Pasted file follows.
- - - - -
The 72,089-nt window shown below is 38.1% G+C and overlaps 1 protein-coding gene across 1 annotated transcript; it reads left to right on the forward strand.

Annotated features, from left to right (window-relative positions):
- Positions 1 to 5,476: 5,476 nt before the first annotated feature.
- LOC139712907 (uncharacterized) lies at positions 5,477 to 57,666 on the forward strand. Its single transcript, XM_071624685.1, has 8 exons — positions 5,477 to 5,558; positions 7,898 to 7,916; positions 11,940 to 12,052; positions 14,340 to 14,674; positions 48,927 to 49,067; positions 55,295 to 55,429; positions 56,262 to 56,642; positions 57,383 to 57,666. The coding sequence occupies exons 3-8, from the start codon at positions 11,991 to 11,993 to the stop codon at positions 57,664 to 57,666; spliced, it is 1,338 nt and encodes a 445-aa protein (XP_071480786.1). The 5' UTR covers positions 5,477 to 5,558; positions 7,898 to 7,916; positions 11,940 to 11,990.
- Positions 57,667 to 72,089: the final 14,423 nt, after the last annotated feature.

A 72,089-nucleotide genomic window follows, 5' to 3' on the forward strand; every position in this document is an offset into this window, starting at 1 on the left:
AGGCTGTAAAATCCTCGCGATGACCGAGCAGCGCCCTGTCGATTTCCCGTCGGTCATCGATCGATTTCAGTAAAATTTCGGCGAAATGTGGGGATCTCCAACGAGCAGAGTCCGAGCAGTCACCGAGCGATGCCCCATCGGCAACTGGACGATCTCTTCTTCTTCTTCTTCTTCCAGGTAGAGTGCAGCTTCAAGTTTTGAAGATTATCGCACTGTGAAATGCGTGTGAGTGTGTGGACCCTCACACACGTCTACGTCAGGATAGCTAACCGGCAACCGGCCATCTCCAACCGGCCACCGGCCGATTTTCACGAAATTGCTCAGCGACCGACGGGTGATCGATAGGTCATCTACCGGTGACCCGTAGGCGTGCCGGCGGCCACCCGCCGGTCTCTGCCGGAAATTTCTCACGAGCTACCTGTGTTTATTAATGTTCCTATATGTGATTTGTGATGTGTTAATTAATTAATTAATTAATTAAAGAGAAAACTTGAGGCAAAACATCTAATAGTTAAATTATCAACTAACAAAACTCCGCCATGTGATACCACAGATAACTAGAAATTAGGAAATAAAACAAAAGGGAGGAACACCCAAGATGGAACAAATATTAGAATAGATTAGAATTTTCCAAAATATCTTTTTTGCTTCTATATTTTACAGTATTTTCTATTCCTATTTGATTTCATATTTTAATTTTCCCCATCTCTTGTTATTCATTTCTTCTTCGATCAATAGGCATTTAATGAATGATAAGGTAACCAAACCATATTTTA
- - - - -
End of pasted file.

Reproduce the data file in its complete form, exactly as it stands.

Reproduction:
The 72,089-nt window shown below is 38.1% G+C and overlaps 1 protein-coding gene across 1 annotated transcript; it reads left to right on the forward strand.

Annotated features, from left to right (window-relative positions):
- Positions 1 to 5,476: 5,476 nt before the first annotated feature.
- LOC139712907 (uncharacterized) lies at positions 5,477 to 57,666 on the forward strand. Its single transcript, XM_071624685.1, has 8 exons — positions 5,477 to 5,558; positions 7,898 to 7,916; positions 11,940 to 12,052; positions 14,340 to 14,674; positions 48,927 to 49,067; positions 55,295 to 55,429; positions 56,262 to 56,642; positions 57,383 to 57,666. The coding sequence occupies exons 3-8, from the start codon at positions 11,991 to 11,993 to the stop codon at positions 57,664 to 57,666; spliced, it is 1,338 nt and encodes a 445-aa protein (XP_071480786.1). The 5' UTR covers positions 5,477 to 5,558; positions 7,898 to 7,916; positions 11,940 to 11,990.
- Positions 57,667 to 72,089: the final 14,423 nt, after the last annotated feature.

A 72,089-nucleotide genomic window follows, 5' to 3' on the forward strand; every position in this document is an offset into this window, starting at 1 on the left:
AGGCTGTAAAATCCTCGCGATGACCGAGCAGCGCCCTGTCGATTTCCCGTCGGTCATCGATCGATTTCAGTAAAATTTCGGCGAAATGTGGGGATCTCCAACGAGCAGAGTCCGAGCAGTCACCGAGCGATGCCCCATCGGCAACTGGACGATCTCTTCTTCTTCTTCTTCTTCCAGGTAGAGTGCAGCTTCAAGTTTTGAAGATTATCGCACTGTGAAATGCGTGTGAGTGTGTGGACCCTCACACACGTCTACGTCAGGATAGCTAACCGGCAACCGGCCATCTCCAACCGGCCACCGGCCGATTTTCACGAAATTGCTCAGCGACCGACGGGTGATCGATAGGTCATCTACCGGTGACCCGTAGGCGTGCCGGCGGCCACCCGCCGGTCTCTGCCGGAAATTTCTCACGAGCTACCTGTGTTTATTAATGTTCCTATATGTGATTTGTGATGTGTTAATTAATTAATTAATTAATTAAAGAGAAAACTTGAGGCAAAACATCTAATAGTTAAATTATCAACTAACAAAACTCCGCCATGTGATACCACAGATAACTAGAAATTAGGAAATAAAACAAAAGGGAGGAACACCCAAGATGGAACAAATATTAGAATAGATTAGAATTTTCCAAAATATCTTTTTTGCTTCTATATTTTACAGTATTTTCTATTCCTATTTGATTTCATATTTTAATTTTCCCCATCTCTTGTTATTCATTTCTTCTTCGATCAATAGGCATTTAATGAATGATAAGGTAACCAAACCATATTTTA